When I realized that this is something that commonly occurs, I made the decision to accept my partner’s physical ability with compassion, but without compromising my pleasure. I decided to treat my sex life as a time of worship, a dance, an adventure. With all of these, you must account for your own actions, as well as lead and follow honestly.

So, Dodger, it’s time to figure out what you want sex to really be.

What does personal sexual satisfaction look like when you imagine it? We know what it doesn’t look like, so use your knowledge of what you don’t want as you begin manifesting your pleasure.

Begin with diving deep into your own body and psyche. Learn the ins and outs of what pleasure means to you. For the rest of your life you will continue to build on whatever realizations you have now.

To do this, consider physically exploring yourself with your own hands, with a mirror, with toys, etc. as you think about what you want. Focus on the sensations. Note what movements cause certain reactions. Do you know what arouses you? Do you know what makes you orgasm? If you don’t know what feels good, you can’t expect someone else to know for you. The same rule applies to communicating this knowledge.

Once you’ve done your research, think about how you would articulate these feelings to your partner. Don’t be afraid to be the boss or step into a teaching role; these conversations can be very sexy in and of themselves. Asking for what you want, knowing how to find that and being able to demonstrate are important life skills that will continually serve you, sexually and otherwise.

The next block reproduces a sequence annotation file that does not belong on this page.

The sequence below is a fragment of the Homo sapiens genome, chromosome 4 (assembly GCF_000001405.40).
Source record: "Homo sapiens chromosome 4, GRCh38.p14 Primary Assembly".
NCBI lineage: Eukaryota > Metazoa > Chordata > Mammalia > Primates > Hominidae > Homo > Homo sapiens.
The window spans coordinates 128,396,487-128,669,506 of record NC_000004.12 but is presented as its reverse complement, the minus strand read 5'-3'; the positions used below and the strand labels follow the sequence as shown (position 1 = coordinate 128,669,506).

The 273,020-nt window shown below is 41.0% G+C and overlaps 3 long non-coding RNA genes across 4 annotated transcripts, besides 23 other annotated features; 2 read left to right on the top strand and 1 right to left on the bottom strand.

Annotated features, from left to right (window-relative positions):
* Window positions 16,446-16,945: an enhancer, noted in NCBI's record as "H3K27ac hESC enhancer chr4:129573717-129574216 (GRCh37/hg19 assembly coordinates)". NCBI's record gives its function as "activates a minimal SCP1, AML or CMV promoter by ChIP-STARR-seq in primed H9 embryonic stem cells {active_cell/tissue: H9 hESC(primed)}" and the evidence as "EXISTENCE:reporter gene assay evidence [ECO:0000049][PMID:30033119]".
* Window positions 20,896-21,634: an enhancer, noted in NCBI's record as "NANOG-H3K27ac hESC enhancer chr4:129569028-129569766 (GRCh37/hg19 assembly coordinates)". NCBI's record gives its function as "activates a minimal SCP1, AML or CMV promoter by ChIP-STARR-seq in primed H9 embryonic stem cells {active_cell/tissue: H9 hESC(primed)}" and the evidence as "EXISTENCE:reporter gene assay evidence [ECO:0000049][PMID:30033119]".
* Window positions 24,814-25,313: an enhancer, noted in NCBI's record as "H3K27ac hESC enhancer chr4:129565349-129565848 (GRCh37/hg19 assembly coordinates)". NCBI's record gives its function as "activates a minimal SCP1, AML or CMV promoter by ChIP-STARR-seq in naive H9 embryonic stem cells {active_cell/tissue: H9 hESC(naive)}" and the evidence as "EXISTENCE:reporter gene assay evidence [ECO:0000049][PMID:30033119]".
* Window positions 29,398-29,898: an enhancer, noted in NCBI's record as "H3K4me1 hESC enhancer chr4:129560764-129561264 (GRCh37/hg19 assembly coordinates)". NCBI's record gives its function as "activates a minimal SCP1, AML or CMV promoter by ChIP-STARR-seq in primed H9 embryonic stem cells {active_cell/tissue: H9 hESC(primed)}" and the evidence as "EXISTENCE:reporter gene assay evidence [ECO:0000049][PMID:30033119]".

Once you have a deeper understanding of yourself, you can share your findings with your partner and expand your pleasure together. Strip away the constraint of time during intimacy unless it serves a purpose, as it would in a “quickie” for example.

What foreplay brings you pleasure and keeps your partner aroused? From here you can work on how much keeps him on the edge and where you feel satisfied. Experiment with the order of events and how long certain activities last. Don’t be afraid to demand the attention that you deserve before doing what makes your boyfriend finish so quickly.

And honestly, just because your boyfriend has finished and is in the refractory period following male orgasm, it doesn’t mean that he is incapable of pleasuring you still. Ask if you haven’t already, because expressing that you want more might just be what he needs to get going again when he can. Sometimes this is a great opportunity to stay in bed all afternoon.

This probably wasn’t the answer you were expecting, but I really believe it will serve you better.

Yours truly,

Dana

Photojournalist and Sex and Relationships columnist

Dana is a photojournalist specializing in long-format storytelling — particularly regarding gender and social justice topics. She is the Daily Emerald Sex and Relationships columnist. This is her third year at the Emerald.